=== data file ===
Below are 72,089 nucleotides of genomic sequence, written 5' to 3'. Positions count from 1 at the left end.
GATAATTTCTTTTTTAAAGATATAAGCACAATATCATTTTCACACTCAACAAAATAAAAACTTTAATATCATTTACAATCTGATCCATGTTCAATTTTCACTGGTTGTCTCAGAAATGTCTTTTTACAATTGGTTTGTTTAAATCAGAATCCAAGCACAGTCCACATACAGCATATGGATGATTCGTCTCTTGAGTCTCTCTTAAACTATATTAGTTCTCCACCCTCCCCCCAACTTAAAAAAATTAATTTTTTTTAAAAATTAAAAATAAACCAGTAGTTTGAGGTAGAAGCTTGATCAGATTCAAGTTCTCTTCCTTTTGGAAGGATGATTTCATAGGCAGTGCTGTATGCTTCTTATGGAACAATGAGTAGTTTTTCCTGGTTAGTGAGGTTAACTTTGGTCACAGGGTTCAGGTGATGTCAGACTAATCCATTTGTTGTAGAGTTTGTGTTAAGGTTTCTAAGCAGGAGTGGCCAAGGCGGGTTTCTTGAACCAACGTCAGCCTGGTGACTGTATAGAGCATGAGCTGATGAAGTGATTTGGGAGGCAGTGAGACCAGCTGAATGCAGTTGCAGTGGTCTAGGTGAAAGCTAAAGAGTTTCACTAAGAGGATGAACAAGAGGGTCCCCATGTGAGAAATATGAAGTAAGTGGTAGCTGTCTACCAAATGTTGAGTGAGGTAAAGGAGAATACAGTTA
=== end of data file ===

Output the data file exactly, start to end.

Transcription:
Below are 72,089 nucleotides of genomic sequence, written 5' to 3'. Positions count from 1 at the left end.
GATAATTTCTTTTTTAAAGATATAAGCACAATATCATTTTCACACTCAACAAAATAAAAACTTTAATATCATTTACAATCTGATCCATGTTCAATTTTCACTGGTTGTCTCAGAAATGTCTTTTTACAATTGGTTTGTTTAAATCAGAATCCAAGCACAGTCCACATACAGCATATGGATGATTCGTCTCTTGAGTCTCTCTTAAACTATATTAGTTCTCCACCCTCCCCCCAACTTAAAAAAATTAATTTTTTTTAAAAATTAAAAATAAACCAGTAGTTTGAGGTAGAAGCTTGATCAGATTCAAGTTCTCTTCCTTTTGGAAGGATGATTTCATAGGCAGTGCTGTATGCTTCTTATGGAACAATGAGTAGTTTTTCCTGGTTAGTGAGGTTAACTTTGGTCACAGGGTTCAGGTGATGTCAGACTAATCCATTTGTTGTAGAGTTTGTGTTAAGGTTTCTAAGCAGGAGTGGCCAAGGCGGGTTTCTTGAACCAACGTCAGCCTGGTGACTGTATAGAGCATGAGCTGATGAAGTGATTTGGGAGGCAGTGAGACCAGCTGAATGCAGTTGCAGTGGTCTAGGTGAAAGCTAAAGAGTTTCACTAAGAGGATGAACAAGAGGGTCCCCATGTGAGAAATATGAAGTAAGTGGTAGCTGTCTACCAAATGTTGAGTGAGGTAAAGGAGAATACAGTTA